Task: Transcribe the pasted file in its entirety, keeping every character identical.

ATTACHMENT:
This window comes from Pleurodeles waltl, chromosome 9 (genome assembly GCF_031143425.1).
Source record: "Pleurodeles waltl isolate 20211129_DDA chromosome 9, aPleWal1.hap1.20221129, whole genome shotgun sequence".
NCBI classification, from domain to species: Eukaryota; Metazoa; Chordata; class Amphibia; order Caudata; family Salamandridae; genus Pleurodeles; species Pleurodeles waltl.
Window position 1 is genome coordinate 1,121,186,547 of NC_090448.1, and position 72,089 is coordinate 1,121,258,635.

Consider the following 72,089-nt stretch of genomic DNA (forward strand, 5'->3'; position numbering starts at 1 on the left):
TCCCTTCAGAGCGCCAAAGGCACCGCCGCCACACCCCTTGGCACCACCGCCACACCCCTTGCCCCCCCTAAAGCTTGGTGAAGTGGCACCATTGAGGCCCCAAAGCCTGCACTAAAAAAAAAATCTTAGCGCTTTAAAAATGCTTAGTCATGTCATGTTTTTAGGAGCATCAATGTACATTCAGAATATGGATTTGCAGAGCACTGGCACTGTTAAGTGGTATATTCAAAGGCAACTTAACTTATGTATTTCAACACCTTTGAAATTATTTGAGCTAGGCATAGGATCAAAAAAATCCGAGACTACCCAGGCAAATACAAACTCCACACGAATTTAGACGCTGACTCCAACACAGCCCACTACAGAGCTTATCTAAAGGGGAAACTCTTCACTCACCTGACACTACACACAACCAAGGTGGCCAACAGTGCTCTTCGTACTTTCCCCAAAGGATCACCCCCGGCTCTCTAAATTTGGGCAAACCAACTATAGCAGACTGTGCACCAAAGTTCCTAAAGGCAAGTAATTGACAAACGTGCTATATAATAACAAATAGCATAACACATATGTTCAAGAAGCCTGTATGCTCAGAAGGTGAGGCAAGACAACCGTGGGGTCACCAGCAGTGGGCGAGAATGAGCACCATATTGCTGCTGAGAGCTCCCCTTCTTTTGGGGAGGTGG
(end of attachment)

This window comes from Pleurodeles waltl, chromosome 9 (genome assembly GCF_031143425.1).
Source record: "Pleurodeles waltl isolate 20211129_DDA chromosome 9, aPleWal1.hap1.20221129, whole genome shotgun sequence".
NCBI classification, from domain to species: Eukaryota; Metazoa; Chordata; class Amphibia; order Caudata; family Salamandridae; genus Pleurodeles; species Pleurodeles waltl.
Window position 1 is genome coordinate 1,121,186,547 of NC_090448.1, and position 72,089 is coordinate 1,121,258,635.

Consider the following 72,089-nt stretch of genomic DNA (forward strand, 5'->3'; position numbering starts at 1 on the left):
TCCCTTCAGAGCGCCAAAGGCACCGCCGCCACACCCCTTGGCACCACCGCCACACCCCTTGCCCCCCCTAAAGCTTGGTGAAGTGGCACCATTGAGGCCCCAAAGCCTGCACTAAAAAAAAAATCTTAGCGCTTTAAAAATGCTTAGTCATGTCATGTTTTTAGGAGCATCAATGTACATTCAGAATATGGATTTGCAGAGCACTGGCACTGTTAAGTGGTATATTCAAAGGCAACTTAACTTATGTATTTCAACACCTTTGAAATTATTTGAGCTAGGCATAGGATCAAAAAAATCCGAGACTACCCAGGCAAATACAAACTCCACACGAATTTAGACGCTGACTCCAACACAGCCCACTACAGAGCTTATCTAAAGGGGAAACTCTTCACTCACCTGACACTACACACAACCAAGGTGGCCAACAGTGCTCTTCGTACTTTCCCCAAAGGATCACCCCCGGCTCTCTAAATTTGGGCAAACCAACTATAGCAGACTGTGCACCAAAGTTCCTAAAGGCAAGTAATTGACAAACGTGCTATATAATAACAAATAGCATAACACATATGTTCAAGAAGCCTGTATGCTCAGAAGGTGAGGCAAGACAACCGTGGGGTCACCAGCAGTGGGCGAGAATGAGCACCATATTGCTGCTGAGAGCTCCCCTTCTTTTGGGGAGGTGG